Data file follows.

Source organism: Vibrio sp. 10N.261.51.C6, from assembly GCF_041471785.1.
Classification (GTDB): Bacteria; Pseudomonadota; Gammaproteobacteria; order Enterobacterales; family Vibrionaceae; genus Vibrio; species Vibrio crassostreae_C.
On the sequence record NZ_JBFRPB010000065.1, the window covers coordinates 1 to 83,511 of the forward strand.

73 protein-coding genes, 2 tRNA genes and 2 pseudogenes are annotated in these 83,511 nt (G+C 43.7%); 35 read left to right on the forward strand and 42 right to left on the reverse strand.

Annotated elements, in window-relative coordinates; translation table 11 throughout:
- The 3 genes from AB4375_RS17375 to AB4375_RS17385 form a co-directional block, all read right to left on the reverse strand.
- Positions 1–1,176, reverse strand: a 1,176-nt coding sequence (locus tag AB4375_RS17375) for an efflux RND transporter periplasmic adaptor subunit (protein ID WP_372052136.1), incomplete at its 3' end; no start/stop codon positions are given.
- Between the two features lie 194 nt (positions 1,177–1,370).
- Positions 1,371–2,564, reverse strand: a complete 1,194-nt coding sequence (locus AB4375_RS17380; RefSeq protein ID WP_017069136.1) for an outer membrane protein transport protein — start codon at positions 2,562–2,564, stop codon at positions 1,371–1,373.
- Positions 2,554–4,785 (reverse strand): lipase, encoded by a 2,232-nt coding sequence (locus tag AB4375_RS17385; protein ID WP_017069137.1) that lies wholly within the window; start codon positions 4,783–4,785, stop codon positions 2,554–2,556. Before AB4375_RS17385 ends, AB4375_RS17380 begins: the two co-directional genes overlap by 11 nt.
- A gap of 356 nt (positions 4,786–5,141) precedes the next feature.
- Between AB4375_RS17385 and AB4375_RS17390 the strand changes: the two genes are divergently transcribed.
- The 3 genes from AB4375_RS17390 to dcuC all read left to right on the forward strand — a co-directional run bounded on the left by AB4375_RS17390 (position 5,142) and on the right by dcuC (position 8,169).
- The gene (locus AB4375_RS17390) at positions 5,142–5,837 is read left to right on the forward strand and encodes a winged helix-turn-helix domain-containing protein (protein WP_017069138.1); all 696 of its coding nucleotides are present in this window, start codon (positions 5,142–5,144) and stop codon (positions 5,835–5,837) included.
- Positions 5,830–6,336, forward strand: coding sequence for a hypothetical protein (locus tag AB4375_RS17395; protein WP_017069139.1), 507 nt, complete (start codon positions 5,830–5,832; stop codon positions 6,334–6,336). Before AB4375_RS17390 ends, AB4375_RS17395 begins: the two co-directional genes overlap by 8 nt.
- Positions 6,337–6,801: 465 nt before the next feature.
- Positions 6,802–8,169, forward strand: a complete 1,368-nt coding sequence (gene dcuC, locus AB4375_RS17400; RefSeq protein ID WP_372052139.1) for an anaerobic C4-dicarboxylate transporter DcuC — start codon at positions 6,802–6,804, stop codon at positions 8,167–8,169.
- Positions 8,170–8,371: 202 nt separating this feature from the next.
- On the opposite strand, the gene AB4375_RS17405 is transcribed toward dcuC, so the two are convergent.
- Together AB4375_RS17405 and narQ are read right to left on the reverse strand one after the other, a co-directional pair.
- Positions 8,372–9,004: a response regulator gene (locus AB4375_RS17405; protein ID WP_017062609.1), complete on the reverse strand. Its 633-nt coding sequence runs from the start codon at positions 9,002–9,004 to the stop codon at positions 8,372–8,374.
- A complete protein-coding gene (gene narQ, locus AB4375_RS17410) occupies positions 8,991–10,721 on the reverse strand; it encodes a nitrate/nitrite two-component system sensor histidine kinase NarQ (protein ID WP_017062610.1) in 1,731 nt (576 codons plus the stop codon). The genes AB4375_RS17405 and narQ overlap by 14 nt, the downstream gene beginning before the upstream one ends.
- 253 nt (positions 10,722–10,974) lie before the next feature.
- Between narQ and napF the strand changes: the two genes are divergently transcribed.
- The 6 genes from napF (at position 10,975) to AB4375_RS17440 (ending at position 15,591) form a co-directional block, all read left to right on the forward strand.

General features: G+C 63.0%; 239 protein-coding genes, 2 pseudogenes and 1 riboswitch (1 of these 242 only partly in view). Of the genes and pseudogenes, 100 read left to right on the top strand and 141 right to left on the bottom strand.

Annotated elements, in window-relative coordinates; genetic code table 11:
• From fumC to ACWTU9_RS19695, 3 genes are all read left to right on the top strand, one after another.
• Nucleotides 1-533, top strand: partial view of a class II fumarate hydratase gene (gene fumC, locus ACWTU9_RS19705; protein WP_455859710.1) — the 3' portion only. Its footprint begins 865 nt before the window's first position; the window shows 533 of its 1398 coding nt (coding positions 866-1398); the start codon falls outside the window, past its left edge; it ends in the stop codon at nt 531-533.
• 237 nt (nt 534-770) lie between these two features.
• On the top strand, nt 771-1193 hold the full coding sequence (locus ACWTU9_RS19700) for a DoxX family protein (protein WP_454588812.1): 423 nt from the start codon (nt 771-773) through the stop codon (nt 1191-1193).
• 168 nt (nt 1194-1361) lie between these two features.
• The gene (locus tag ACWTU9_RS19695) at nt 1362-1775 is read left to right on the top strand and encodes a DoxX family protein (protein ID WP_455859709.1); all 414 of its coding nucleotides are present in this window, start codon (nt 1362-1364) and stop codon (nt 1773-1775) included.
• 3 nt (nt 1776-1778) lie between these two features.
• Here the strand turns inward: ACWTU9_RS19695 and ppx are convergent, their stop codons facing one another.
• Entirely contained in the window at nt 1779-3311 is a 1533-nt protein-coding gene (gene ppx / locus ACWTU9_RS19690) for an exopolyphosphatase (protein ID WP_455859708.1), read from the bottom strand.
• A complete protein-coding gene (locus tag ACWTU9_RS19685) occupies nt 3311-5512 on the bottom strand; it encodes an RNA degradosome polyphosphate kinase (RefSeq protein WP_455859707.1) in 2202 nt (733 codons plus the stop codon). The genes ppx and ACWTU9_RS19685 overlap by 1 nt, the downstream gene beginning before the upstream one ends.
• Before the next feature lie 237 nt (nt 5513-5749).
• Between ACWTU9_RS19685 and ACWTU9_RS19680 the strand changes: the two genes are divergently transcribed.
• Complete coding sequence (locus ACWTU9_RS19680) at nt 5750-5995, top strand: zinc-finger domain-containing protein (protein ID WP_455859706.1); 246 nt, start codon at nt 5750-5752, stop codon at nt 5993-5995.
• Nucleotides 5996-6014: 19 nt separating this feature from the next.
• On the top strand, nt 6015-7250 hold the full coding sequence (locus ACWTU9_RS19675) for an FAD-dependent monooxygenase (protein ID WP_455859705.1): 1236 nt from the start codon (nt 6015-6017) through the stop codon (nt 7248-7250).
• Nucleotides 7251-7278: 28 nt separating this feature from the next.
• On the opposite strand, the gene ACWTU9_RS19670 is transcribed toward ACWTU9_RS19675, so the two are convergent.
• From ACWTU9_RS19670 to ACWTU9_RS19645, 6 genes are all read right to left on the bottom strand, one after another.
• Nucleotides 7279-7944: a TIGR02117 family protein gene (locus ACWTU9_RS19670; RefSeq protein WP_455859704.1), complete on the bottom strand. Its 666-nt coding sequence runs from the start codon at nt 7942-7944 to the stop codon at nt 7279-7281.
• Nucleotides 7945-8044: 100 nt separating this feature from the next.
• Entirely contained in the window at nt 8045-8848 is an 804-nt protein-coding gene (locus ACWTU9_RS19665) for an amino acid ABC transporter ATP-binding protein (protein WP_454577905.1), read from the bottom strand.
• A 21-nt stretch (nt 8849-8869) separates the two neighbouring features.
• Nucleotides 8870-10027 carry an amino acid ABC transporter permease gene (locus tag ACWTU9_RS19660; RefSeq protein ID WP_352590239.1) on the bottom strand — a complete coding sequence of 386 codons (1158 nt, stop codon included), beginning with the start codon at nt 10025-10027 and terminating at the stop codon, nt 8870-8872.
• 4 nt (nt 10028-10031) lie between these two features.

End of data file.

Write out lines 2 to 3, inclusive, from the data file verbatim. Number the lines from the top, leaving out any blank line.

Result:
Classification (GTDB): Bacteria; Pseudomonadota; Gammaproteobacteria; order Enterobacterales; family Vibrionaceae; genus Vibrio; species Vibrio crassostreae_C.
On the sequence record NZ_JBFRPB010000065.1, the window covers coordinates 1 to 83,511 of the forward strand.